A reason for concern is also the information coming to observers about the exertion of pressure on the staff of state and budgetary institutions (teachers, doctors, employees of lower level executive authorities). Being faced with the risk of being dismissed from work, they are forced to participate in campaign rallies in support of the current president, to participate in his campaign as commissioners and observers, and to vote in his favour.

As observers already noted earlier, before the elections, a number of state measures were started concerning the indexation of pensions and the monetization of subsidies for the payment of utility bills by citizens. During March one-time payments were issued in accordance with these programs, which were presented as a result of the policies of President Poroshenko.

During January-March, through public organizations and local organizations, Poroshenko's headquarters implemented a multistage scheme for constructing so-called "webs" of voters who received material assistance for budgetary social programs. Experts suggest that more than 45,000 volunteers and promoters of Poroshenko will be presentat polling stations in the status of official observers in order to control the voting of people who received financial assistances. In addition, local officials may be present at polling stations for the purpose of controlling voting under the guise of “voluntary fire brigades”, despite this being prohibited by electoral legislation.

In addition to the current president Petro Poroshenko, active campaigning in the regions was also carried out by the candidates Yuliya Tymoshenko, Anatoly Gritsenko, Ruslan Koshulinsky, Igor Smeshko, Yury Boyko, Aleksandr Vilkul, and Oleg Lyashko. The candidate Vladimir Zelensky, who has the highest approval rating among all candidates (according to sociological polls), did not carry out an electoral campaign in its classical sense and did not hold mass meetings with voters in regions. His campaign was concentrated on the Internet, billboards, and television advertising.

In March observers continued to record the use of "black PR" technology in the form of covert campaigning against candidates for the presidency. In some cases, such as with the billboards of the music group “TIK”, these campaigns also contained a hidden call to support Petro Poroshenko. However, the CEC did not regard such campaigns as promotion and referred to the freedom of creativity. Before the day of voting, leaflets and actions aimed at reducing the voter turnout of Yuliya Tymoshenko and Vladimir Zelensky were also recorded.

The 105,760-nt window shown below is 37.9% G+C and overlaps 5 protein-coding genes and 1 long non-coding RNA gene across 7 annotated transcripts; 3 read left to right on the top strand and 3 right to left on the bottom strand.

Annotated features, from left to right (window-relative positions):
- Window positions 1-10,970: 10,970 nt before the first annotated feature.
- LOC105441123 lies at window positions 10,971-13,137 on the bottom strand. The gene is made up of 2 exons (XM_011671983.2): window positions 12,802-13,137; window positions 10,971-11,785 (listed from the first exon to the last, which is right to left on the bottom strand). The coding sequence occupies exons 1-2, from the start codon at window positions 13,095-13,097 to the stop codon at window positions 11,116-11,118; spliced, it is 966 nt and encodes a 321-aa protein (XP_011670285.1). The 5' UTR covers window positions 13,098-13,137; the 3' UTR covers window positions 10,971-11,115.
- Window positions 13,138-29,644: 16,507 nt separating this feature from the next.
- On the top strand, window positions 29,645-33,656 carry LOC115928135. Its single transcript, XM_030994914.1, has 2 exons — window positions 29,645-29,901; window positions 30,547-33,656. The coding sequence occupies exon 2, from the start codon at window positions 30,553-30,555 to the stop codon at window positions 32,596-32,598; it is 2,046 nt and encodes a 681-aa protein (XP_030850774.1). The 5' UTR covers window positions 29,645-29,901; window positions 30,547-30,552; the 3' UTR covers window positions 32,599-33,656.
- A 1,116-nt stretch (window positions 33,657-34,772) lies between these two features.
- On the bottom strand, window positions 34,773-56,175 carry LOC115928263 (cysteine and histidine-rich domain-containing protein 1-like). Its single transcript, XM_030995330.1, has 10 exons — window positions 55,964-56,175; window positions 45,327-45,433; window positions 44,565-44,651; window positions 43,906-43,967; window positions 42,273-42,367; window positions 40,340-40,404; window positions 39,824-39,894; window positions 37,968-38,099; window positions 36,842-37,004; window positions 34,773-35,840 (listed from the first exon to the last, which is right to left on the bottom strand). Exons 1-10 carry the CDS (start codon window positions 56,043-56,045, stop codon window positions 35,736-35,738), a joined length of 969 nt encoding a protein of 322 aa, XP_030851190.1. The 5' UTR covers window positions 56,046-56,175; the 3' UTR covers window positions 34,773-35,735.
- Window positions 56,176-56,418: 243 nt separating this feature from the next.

By publicly declaring neutrality and unbiasedness, the Security Service of Ukraine continues to be involved in the electoral campaign, carrying out actions in the interests of the current president, Poroshenko.

During March the SBU carried out public and secret investigative actions against candidates who are the main opponents of President Poroshenko in the elections (Zelensky, Tymoshenko). In addition, in accordance with the resolution of the CEC, representatives of the SBU were included in the working groups of district commissions, which are supposed to ensure the safety of the "Vybory" automatic information system. The presence of representatives of the SBU at the time when the results of voting are being transferred may lead to abuses of official position and interference with the results of the counting of votes.

Like before, the principles of justice, balance, and impartiality in covering electoral campaigns in the Ukrainian media are not respected enough, including the lack of equal and impartial treatment in relation to all candidates. Both traditional media and social networks were used during the campaign, not only to promote candidates, but also to discredit campaigns against opponents. At the same time, during the presidential campaign representatives of law enforcement continued to take actions aimed at restricting freedom of speech and opinion in Ukraine. A number of foreign journalists were denied entry into Ukraine, Ukrainian journalists were searched, and pressure was exerted on independent media companies (the “Avers” TV and radio company).

Human rights activists are also concerned about the possibility of obstacles being placed in front of the work of official observers, and even members of precinct election commissions not allowing official observers to be present on election day. In addition, the presence of a large number of observers (more than 45,000) from the incumbent President Poroshenko on election day may lead to the risk of provocations or the disruption of elections in those regions where his competitors lead.